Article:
Why Your Car’s Gas Gauge Might Be Lying

Advertising Disclosure: When you buy something by clicking links on our site, we may earn a small commission, but it never affects the products or services we recommend.

Man pushing a car that is out of gas
ArtmannWitte / Shutterstock.com

The next time your car’s gas display indicates you will run out of gas in 20 miles, take the warning with a grain of salt. It turns out that relying on such indicators can get you in a heap of trouble.

According to a AAA study, the accuracy of such systems varies widely. Drivers who rely on such warnings before filling up are taking an “unnecessary risk” that they could run out of gas on the road, AAA says.

To test the systems, AAA joined with the Automobile Club of Southern California’s Automotive Research Center to use a dynamometer — described as “a treadmill for vehicle testing” — to put cars through their paces.

Driving scenarios were simulated to measure the accuracy of fuel economy estimation and range value — “miles-to-empty” — systems.

In a press release, Megan McKernan, manager of the Automotive Research Center, says:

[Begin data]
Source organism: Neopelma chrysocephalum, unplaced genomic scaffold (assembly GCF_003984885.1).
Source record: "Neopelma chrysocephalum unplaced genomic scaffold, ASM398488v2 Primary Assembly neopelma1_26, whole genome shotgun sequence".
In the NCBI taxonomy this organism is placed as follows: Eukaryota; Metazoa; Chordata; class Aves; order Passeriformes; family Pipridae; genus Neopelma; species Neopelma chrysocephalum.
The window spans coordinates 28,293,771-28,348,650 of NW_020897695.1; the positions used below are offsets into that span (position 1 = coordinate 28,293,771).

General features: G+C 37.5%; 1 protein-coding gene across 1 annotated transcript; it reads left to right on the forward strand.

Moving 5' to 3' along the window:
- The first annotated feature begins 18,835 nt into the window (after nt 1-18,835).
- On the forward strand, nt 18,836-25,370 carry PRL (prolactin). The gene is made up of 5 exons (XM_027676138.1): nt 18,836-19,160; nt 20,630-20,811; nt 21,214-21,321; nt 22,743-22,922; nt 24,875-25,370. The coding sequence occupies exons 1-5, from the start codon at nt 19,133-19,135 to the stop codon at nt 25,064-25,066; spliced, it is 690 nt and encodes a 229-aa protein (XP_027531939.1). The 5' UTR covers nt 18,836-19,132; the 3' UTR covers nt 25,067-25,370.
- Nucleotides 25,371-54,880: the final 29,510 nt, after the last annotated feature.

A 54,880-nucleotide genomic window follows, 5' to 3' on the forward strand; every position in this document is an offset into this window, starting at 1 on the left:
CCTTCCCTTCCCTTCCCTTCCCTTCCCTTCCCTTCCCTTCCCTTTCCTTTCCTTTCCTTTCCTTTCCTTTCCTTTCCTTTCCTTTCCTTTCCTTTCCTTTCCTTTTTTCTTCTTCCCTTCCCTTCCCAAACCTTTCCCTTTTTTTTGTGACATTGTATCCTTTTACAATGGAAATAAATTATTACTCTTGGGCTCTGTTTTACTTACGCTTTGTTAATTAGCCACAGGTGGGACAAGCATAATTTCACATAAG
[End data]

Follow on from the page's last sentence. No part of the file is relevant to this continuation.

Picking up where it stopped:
“Collectively, the systems we tested were relatively accurate, but a closer examination of different driving scenarios revealed significant variability based on changes in speed, acceleration and distance.”

When comparing a vehicle’s fuel economy display with the dynamometer, the average error rate was low, at 2.3%. However, some vehicles showed much greater variation, with one vehicle overestimating fuel economy by up to 6.4%, or 2.2 miles per gallon.

AAA says driving style and conditions might account for the lack of accuracy.

The AAA survey found that 74% of drivers use their “miles-to-empty” display to decide when to fill up. Given the test results, AAA recommends another approach: filling up when your gauge falls to a quarter of a tank.

Looking for ways to save on gas? Check out “8 Bad Driving Habits That Are Costing You.”

Get smarter with your money!

Want the best money-news and tips to help you make more and spend less? Then sign up for the free Money Talks Newsletter to receive daily updates of personal finance news and advice, delivered straight to your inbox. Sign up for our free newsletter today.